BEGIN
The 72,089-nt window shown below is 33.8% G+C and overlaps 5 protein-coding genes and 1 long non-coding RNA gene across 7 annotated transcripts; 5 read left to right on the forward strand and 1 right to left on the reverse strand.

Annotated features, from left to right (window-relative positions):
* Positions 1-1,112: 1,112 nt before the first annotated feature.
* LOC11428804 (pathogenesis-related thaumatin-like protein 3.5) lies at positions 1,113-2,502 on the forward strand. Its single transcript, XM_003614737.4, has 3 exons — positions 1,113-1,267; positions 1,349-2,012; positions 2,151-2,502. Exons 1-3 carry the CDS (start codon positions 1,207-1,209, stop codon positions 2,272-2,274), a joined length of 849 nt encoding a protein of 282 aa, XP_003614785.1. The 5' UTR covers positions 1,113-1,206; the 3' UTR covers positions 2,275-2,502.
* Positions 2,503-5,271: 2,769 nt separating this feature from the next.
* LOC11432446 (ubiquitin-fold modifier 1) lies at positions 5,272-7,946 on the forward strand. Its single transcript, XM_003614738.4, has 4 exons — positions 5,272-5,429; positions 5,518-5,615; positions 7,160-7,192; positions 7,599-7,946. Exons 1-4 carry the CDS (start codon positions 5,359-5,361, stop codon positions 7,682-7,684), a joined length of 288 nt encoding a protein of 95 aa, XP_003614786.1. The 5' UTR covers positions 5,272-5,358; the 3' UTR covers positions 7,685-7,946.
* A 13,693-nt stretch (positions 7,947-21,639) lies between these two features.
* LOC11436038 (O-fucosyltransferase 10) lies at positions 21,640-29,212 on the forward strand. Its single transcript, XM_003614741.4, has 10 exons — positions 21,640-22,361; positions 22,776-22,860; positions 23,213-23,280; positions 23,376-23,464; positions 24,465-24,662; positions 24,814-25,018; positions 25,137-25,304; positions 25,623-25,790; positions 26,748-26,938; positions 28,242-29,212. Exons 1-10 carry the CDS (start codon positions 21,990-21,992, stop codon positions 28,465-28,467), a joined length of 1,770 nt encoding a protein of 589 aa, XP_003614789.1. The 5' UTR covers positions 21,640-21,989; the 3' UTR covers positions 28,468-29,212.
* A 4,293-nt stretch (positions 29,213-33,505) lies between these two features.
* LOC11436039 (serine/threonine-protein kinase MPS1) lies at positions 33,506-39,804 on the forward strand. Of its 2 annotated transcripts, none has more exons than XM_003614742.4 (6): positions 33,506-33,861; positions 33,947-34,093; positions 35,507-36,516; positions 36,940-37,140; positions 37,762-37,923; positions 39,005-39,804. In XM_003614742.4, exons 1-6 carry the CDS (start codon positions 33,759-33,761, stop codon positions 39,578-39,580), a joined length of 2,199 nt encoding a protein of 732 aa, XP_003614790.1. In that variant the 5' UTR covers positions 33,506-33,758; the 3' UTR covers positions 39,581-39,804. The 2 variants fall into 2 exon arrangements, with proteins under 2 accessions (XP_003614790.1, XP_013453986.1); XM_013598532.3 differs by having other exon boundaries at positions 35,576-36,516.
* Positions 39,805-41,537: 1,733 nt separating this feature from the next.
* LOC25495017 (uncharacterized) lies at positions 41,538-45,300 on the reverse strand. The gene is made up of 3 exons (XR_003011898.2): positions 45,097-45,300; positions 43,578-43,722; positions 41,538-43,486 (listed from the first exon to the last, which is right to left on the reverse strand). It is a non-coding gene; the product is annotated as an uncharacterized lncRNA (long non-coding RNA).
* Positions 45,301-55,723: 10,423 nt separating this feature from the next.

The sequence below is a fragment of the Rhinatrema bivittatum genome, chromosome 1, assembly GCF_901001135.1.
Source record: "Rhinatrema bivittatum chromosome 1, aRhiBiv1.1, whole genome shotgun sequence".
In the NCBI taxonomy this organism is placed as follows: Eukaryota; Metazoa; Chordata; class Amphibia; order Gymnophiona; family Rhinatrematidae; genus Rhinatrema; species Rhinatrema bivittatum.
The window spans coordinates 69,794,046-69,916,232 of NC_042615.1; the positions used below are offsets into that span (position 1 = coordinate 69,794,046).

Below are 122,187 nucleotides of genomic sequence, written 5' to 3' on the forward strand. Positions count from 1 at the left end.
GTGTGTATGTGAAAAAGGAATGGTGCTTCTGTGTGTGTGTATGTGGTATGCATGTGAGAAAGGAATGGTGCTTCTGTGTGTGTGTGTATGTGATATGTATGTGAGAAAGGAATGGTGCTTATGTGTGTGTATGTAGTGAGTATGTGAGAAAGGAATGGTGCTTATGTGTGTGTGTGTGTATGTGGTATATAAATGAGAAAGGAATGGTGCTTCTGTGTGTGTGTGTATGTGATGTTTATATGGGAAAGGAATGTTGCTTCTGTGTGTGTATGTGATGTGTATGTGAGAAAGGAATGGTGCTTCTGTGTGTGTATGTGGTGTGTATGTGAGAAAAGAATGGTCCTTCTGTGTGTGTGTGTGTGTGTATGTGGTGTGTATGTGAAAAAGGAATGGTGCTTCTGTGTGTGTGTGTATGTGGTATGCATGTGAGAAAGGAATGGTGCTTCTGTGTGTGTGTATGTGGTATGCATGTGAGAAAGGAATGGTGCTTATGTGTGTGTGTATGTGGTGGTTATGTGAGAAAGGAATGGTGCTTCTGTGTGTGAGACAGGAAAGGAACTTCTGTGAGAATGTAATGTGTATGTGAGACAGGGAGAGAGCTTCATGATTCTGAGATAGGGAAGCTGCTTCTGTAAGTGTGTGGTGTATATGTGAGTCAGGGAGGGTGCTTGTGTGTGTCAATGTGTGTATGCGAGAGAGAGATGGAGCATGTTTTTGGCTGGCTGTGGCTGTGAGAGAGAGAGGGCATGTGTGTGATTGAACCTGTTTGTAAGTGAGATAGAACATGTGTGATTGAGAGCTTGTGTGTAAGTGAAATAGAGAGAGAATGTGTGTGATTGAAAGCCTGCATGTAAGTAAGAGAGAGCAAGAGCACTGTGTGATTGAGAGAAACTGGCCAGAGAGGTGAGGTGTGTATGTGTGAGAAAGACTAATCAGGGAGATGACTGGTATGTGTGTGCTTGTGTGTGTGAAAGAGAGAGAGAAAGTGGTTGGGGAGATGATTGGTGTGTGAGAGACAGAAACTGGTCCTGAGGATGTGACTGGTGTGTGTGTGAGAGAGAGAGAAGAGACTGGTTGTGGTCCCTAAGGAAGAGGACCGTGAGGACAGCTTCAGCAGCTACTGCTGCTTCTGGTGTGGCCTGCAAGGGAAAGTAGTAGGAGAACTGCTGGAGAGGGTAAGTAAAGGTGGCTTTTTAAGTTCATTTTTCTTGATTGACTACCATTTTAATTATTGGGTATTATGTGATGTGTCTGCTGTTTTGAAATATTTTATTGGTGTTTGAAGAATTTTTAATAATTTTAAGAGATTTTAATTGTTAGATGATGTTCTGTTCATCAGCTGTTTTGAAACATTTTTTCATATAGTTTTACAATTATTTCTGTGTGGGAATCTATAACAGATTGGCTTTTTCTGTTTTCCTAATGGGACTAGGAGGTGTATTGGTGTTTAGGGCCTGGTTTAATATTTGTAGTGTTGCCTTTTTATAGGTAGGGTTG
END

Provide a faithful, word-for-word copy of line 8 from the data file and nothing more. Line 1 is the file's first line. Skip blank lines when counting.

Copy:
* LOC11436038 (O-fucosyltransferase 10) lies at positions 21,640-29,212 on the forward strand. Its single transcript, XM_003614741.4, has 10 exons — positions 21,640-22,361; positions 22,776-22,860; positions 23,213-23,280; positions 23,376-23,464; positions 24,465-24,662; positions 24,814-25,018; positions 25,137-25,304; positions 25,623-25,790; positions 26,748-26,938; positions 28,242-29,212. Exons 1-10 carry the CDS (start codon positions 21,990-21,992, stop codon positions 28,465-28,467), a joined length of 1,770 nt encoding a protein of 589 aa, XP_003614789.1. The 5' UTR covers positions 21,640-21,989; the 3' UTR covers positions 28,468-29,212.